In her 10 years working in early-years education, Rachel Galvin says she has seen many good people leave the sector, mostly for one simple reason. “They can’t afford to live,” she says.
The average wage across the sector is €11.93 per hour, a survey by Pobal found in 2016/17.
A room leader, the educator in charge of a room of children, earned €12.20 and assistant staff earned €10.88 on average across the sector, the report found.
Average staff turnover – the percentage who leave during a given period – across Ireland is 28.2 per cent. But Dublin-Fingal, South Dublin and Dublin City hit above 30 percent in the 12 months up to May 2017, the same survey found.
Staff are leaving the sector because of low wages and a lack of a pay-scale, says Dave Curran, an organiser for the trade union SIPTU, which has been running a campaign called “Big Start” since 2016 that highlights these issues.
Campaigners have sought more government investment and proportional pay-scales. “Many are leaving the sector because it’s so badly paid,” Curran says.
Even when you add fees paid by parents onto government subsidies, it doesn’t bring in enough to pay higher wages, says Paula Donoghue.
There needs to be more investment from the state, says Donoghue, who has worked in the sector for 30 years and has owned her own preschool since 2009.
Donoghue encourages her staff to join the union, she says. “Otherwise, I can’t see us getting over the line.”
Galvin has worked in both private and public centres, and currently manages an early-education centre in Dublin.
In her experience, staff in private facilities – which rely on parent fees – are usually paid less than community educators, who get most of their funding from the government via Pobal, she says.
Currently, Ireland spends less on “pre-primary education” than any other EU country, at 0.10 per cent of GDP, according to the 2017 report “Social Justice in the EU”, by Bertelsmann Stiftung.
Centres that provide the government’s Early Childhood Care and Education (ECCE) scheme for children aged three to five and a half are paid a fee per child for only 38 weeks of the year, so the rest comes out of fees paid by parents.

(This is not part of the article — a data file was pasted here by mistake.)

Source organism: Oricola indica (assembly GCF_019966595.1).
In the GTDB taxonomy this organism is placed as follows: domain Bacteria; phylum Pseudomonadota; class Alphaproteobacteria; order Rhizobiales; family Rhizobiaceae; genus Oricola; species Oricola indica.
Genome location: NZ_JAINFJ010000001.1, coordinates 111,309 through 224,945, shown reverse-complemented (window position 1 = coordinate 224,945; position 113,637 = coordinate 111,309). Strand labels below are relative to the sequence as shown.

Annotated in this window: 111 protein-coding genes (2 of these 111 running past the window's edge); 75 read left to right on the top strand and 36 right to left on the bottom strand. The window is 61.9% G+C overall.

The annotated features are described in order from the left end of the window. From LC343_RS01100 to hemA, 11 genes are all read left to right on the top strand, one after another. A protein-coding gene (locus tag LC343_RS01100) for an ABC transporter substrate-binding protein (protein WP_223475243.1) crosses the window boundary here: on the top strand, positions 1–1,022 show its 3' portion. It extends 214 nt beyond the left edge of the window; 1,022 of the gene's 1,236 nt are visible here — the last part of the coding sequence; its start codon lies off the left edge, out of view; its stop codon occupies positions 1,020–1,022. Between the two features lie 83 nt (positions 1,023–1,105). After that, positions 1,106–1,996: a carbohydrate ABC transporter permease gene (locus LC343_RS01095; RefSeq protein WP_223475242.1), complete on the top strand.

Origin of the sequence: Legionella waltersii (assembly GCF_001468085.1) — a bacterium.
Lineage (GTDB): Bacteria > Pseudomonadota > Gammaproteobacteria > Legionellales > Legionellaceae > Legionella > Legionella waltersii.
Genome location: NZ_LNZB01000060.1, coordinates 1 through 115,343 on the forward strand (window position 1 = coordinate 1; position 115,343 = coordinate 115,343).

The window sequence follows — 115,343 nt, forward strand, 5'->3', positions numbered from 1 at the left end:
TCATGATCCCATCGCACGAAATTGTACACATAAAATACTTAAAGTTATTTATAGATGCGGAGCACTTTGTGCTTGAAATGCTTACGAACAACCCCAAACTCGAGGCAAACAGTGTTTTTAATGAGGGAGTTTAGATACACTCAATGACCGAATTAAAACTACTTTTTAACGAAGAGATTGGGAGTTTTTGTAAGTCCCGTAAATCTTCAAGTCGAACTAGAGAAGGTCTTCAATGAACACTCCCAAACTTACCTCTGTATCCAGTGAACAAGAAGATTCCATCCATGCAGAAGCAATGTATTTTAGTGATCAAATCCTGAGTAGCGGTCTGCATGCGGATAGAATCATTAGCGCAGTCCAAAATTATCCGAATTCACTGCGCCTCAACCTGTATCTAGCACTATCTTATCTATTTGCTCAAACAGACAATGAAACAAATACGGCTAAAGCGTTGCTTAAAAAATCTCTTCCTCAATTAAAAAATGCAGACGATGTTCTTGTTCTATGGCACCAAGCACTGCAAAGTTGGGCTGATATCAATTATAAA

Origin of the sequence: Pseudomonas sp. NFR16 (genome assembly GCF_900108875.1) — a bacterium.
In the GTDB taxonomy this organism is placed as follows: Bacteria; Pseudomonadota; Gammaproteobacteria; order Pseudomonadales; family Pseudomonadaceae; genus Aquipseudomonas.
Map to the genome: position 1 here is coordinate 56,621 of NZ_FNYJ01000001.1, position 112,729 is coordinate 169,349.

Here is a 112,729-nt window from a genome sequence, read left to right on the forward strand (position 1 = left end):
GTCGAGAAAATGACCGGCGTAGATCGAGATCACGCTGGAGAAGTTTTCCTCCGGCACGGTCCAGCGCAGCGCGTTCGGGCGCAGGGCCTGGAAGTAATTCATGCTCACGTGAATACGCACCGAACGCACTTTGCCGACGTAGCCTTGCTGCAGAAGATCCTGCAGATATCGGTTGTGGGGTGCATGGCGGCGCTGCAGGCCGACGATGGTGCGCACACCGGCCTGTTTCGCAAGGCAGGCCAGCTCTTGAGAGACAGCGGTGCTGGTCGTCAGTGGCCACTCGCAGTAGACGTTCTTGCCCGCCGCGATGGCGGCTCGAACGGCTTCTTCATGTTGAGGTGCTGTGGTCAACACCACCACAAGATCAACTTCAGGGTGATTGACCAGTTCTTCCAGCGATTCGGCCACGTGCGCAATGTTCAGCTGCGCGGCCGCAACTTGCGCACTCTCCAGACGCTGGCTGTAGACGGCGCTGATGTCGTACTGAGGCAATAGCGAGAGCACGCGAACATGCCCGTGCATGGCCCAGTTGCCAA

In December 2016, the Department of Children and Youth Affairs brought in new rules, and now anyone working directly with children must have at least a level 5 QQI qualification in early-childhood care and education. Room leaders must have a level 6 qualification.
That was welcome, says Donoghue. “But as they pushed up the requirements, they didn’t put funding in to match that,” she says, which could help cover the extra hours spent on paperwork.
A lot more administration work came with the new regulations, says Galvin, and businesses can often go under because staff are burned out from paperwork, while there are still kids to take care of – all at just above minimum wage.
“It’s very difficult to hire staff. There aren’t many people coming into the sector,” she says. People will come in as students, and look at the sector as “training” before they move on to primary school, where the pay is better, says Galvin.
“A lot of people are working 30 hours a week, [and] you only have funding for 38 weeks of the year on ECCE,” she says. So you can’t get a mortgage, or make ends meet.
Claire Casey has a level 8 qualification, and has worked in both community and private facilities. Both settings have the same problems, she says.
When she was growing up, women were expected to stay home and care for the children, Casey says. “Because of that it was paid less, and I think that’s a throwback,” she says.
Now people work for 20 years or more and don’t see their wages increase because there’s no pay-scale, she says. “You’d be lucky to get €10 or €10.50.”
A pay-scale is a system determining how much an employee is paid based on experience, rank, and other factors. Without one, there’s no structure for an increase in wages or salary over time, so wages will tend to remain low.
Currently, the early-years educators’ section in SIPTU has just over 2,000 of the 5,500 members it needs in order to secure a “sectoral employment order”, which could set pay, sick pay, and pension schemes for workers, and is binding across the sector, if recommended by the Labour Court to the Minister for Business, Enterprise and Innovation.
In a few weeks, Casey is done working for the year – off for the summer. Like many in the sector, she’ll be signing on, she says.
At this month’s meeting of the council’s South Central Area Committee, People Before Profit Councillor Hazel De Nortúin proposed a motion to call on Minister for Children and Youth Affairs Katherine Zappone to increase investment in the sector, which De Nortúin says is “understaffed” due to a lack of funding.
Early-years educators need more recognition for their work, and more support, De Nortúin says. The motion was agreed by the councillors on the committee.
A spokesperson for the Department of Children and Youth Affairs said by email that, while it’s true that Ireland has been among the lowest-ranked countries in terms of investment in the sector, the department has taken measures recently to address this.
“Over the past three budgets, investment in early-years care and education has increased by an unprecedented 80 percent,” said the spokesperson.
However, “Minister […] Zappone has called for continuous, sustained investment at a similar level over the coming years to bring Ireland in line with its European counterparts,” the spokesperson says.
The per child in the ECCE scheme is set to rise by 7 percent from September 2018, said the spokesperson, and the minister has commissioned “the first independent Review of the Cost of Delivery of Early Childcare”, which will inform future policy.
Zappone has encouraged those working in the sector to “examine the possibility of a Sectoral Employment Order in order to agree a pay scale for the sector”, said the spokesperson.